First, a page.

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Spine (Phila Pa 1976). 2011 Jan 1;36(1):50-6. doi: 10.1097/BRS.0b013e3181cb469c.

Comparison of magnetic resonance imaging and computed tomogram-myelography for evaluation of cross sections of cervical spinal morphology.

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1
Department of Orthopaedic Surgery, Gifu University Graduate School of Medicine, Gifu-City, Japan.

Abstract

STUDY DESIGN:

Comparison of magnetic resonance imaging (MRI) and computed tomography-myelography (CTM) for cervical intracanalar dimensions.

OBJECTIVE:

To compare the capability and reproducibility of MRI and CTM in measuring the cross-sectional morphology of intracanalar lesions of the cervical spine.

SUMMARY OF BACKGROUND DATA:

The relative advantages and disadvantages of MRI and CTM in measuring cervical intracanalar dimensions are poorly understood.

METHODS:

MRI and CTM were used to measure cervical disc levels in 45 subjects with various cervical spinal diseases. Measurements included dural area, dural anteroposterior (A-P) diameter, dural right-left (RL) diameter, cord area, cord anteroposterior (A-P) diameter, cord right-left (RL) diameter and cerebrospinal fluid (CSF) space (anterior and posterior). Each section was graded by 2 orthopedic surgeons for degree of stenosis (Grades, 0-3), and the intra- and interobserver reproducibility of these measurements (intraclass correlation coefficients: ICC) was assessed.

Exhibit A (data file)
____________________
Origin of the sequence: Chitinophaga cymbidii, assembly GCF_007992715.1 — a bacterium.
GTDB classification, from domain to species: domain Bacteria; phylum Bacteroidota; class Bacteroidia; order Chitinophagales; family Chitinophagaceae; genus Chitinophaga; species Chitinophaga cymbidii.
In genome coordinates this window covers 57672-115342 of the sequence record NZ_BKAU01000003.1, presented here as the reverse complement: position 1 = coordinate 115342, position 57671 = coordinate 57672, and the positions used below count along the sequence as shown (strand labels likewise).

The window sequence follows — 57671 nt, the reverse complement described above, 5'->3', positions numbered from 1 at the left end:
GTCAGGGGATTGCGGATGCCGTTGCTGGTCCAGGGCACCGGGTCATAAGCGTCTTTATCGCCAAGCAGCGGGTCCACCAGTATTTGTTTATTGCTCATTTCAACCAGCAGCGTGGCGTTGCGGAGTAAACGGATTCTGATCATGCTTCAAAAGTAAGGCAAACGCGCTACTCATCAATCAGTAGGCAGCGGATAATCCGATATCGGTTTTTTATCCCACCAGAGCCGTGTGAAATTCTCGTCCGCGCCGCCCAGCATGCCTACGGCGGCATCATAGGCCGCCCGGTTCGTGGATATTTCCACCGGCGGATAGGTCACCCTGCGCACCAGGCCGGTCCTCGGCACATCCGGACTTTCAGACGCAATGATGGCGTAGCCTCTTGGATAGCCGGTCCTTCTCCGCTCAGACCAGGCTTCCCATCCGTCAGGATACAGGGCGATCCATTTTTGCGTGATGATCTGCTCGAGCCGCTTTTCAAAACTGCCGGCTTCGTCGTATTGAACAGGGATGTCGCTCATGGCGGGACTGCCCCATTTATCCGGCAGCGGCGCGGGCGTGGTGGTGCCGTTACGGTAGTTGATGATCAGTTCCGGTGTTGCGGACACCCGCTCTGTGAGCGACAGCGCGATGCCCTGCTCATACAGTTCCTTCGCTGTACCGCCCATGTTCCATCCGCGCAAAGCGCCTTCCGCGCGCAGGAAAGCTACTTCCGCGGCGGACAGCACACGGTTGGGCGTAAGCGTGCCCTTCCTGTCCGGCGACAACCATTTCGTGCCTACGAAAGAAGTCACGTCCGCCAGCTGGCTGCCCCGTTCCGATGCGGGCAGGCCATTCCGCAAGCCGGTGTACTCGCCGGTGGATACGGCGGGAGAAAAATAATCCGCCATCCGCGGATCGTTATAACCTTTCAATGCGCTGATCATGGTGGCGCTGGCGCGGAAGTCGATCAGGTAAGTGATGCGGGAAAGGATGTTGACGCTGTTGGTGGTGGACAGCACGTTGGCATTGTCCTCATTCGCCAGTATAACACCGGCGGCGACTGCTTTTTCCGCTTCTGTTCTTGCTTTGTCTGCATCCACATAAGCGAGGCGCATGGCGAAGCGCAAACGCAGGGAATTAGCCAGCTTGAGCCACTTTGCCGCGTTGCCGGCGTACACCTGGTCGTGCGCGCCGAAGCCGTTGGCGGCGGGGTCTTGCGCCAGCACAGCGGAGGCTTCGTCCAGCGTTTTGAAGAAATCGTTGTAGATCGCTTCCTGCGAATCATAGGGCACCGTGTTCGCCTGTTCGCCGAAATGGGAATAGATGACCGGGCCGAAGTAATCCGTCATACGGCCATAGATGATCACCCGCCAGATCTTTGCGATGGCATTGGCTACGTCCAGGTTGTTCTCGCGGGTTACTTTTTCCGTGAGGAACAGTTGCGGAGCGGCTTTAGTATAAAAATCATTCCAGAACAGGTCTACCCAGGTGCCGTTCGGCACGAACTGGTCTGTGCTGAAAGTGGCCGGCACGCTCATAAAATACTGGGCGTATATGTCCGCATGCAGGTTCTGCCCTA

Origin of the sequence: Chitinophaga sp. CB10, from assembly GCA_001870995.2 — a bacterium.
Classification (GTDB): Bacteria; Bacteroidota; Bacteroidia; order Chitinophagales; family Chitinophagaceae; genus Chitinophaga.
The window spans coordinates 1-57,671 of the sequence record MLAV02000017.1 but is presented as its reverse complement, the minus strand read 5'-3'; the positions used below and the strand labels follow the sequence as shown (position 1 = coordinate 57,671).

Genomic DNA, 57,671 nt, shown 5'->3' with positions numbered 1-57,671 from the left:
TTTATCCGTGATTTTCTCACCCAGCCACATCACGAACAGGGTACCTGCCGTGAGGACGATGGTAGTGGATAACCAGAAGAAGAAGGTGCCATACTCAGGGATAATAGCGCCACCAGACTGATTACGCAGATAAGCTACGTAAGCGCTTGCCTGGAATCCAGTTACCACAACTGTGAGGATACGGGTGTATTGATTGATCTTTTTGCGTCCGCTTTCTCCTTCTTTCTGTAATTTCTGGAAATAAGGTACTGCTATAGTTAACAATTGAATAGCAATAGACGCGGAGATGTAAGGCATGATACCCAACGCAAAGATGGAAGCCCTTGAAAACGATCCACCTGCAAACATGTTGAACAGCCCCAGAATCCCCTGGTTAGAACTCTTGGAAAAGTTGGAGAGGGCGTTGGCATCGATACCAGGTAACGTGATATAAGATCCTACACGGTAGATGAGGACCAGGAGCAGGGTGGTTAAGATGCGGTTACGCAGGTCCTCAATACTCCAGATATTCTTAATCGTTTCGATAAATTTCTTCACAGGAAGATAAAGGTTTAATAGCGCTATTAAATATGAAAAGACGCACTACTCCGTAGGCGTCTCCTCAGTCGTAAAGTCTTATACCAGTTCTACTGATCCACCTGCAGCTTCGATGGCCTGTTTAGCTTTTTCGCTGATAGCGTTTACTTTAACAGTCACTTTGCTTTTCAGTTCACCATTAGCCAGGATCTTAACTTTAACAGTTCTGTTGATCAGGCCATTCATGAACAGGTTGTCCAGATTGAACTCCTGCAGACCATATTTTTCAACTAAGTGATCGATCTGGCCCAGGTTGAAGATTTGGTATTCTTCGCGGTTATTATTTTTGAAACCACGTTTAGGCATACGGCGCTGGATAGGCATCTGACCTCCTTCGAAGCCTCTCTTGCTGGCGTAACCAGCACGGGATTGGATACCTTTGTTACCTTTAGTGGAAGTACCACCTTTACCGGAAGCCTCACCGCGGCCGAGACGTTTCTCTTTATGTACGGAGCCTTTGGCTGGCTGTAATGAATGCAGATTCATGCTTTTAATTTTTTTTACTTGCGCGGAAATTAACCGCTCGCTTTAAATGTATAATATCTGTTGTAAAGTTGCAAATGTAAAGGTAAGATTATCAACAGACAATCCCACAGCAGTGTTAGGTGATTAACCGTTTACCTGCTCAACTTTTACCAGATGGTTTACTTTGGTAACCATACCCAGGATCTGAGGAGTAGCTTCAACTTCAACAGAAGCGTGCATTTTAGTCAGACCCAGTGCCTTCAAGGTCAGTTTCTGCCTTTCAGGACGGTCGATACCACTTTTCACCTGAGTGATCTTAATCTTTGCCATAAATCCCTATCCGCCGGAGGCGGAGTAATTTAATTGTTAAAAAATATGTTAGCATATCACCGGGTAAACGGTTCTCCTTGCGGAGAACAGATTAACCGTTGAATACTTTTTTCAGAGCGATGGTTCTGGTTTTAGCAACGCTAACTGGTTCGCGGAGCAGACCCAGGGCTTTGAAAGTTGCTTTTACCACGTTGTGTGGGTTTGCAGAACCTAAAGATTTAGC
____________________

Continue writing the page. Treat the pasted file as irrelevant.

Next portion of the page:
RESULTS:

In both CTM and MRI, intra- and interobserver reproducibility (ICC) ranged from 0.702 to 0.989, suggesting that both imaging methods are reproducible. Importantly, CTM measurements of dural area, dural A-P diameter, dural RL diameter, and CSF space (anterior and posterior) were slightly, but significantly (P < 0.001), larger than MRI measurements. In contrast, MRI measurements of cord area, cord A-P diameter, and cord RL diameter were slightly, but significantly (P < 0.001), larger than CTM measurements. Degree of stenosis was significantly more severe in MRI than in CTM.

CONCLUSION:

Both CTM and MRI provided reproducible measurements of cervical intracanalar dimensions. Measurements of dura were slightly larger in CTM, whereas measurements of spinal cord were slightly larger in MRI, making stenosis more severe in MRI than in CTM. The clinical relevance of these slight differences requires further examination.

PMID:
20581762
DOI:
10.1097/BRS.0b013e3181cb469c
[Indexed for MEDLINE]
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